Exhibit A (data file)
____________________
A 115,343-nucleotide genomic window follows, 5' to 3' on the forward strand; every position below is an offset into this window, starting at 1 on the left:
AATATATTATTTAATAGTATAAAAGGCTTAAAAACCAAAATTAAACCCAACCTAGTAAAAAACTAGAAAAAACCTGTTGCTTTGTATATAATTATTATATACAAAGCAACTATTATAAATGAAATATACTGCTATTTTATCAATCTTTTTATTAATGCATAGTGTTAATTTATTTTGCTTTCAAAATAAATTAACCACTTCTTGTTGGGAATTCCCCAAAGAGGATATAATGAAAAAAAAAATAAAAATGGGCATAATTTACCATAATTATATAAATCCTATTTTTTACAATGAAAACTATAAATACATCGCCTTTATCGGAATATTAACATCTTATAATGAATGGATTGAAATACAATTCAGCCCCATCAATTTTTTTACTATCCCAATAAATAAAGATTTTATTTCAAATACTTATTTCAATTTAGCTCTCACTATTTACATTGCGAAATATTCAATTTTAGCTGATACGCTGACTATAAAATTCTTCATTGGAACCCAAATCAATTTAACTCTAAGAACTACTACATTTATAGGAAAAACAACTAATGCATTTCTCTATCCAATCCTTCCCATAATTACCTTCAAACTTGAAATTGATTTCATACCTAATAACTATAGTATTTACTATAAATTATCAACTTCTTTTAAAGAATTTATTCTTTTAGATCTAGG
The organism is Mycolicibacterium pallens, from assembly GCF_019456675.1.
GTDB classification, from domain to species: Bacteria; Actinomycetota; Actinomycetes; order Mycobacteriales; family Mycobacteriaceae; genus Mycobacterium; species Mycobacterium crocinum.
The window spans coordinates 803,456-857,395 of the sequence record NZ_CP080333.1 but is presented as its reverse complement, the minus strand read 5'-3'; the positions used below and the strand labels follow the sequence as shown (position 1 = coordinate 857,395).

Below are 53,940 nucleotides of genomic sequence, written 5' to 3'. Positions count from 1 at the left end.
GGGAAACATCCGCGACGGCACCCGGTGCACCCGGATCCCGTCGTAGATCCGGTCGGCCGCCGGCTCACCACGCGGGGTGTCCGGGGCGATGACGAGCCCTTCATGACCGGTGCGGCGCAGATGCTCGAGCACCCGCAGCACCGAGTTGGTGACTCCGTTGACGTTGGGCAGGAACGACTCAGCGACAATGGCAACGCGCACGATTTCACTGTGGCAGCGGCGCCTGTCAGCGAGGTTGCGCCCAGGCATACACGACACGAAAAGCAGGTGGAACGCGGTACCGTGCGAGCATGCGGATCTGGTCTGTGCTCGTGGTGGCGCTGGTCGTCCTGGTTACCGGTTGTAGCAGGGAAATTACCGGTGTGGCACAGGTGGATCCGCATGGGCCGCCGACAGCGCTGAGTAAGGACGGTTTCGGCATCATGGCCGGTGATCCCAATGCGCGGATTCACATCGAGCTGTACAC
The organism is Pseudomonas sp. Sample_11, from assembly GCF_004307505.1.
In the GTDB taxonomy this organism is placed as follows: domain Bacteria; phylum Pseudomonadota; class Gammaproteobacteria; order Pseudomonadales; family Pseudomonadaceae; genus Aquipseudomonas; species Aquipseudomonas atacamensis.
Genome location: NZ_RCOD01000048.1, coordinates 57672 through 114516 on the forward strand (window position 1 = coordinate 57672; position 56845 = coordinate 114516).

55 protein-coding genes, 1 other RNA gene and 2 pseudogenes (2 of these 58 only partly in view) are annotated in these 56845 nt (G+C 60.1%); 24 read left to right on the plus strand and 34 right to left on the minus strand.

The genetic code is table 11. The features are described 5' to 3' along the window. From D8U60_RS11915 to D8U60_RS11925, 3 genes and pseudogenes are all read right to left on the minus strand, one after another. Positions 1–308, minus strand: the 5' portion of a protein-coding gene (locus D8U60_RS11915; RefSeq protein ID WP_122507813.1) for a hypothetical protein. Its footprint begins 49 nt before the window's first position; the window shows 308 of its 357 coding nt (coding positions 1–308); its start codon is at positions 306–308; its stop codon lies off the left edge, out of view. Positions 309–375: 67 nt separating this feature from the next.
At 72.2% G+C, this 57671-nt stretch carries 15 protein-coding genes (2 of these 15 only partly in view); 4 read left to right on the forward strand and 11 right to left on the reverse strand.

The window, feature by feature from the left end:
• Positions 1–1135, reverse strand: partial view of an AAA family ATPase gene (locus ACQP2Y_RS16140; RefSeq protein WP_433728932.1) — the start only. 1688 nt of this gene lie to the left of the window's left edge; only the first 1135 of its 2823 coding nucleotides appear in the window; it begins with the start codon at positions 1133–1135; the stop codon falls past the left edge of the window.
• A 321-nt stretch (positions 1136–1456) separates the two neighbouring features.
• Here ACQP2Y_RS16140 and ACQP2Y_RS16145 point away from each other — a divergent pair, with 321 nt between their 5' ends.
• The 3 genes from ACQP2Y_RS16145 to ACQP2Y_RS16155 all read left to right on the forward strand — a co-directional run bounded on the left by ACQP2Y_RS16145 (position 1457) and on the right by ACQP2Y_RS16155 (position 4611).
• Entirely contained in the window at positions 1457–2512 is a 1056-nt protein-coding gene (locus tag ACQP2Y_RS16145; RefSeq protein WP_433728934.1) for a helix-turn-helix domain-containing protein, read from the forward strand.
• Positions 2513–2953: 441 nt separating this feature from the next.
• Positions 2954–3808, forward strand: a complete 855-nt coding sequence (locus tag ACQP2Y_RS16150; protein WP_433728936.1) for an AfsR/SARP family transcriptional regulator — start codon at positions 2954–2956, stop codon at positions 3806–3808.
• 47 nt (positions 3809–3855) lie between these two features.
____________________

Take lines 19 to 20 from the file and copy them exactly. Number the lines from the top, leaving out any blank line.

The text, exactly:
• Entirely contained in the window at positions 1457–2512 is a 1056-nt protein-coding gene (locus tag ACQP2Y_RS16145; RefSeq protein WP_433728934.1) for a helix-turn-helix domain-containing protein, read from the forward strand.
• Positions 2513–2953: 441 nt separating this feature from the next.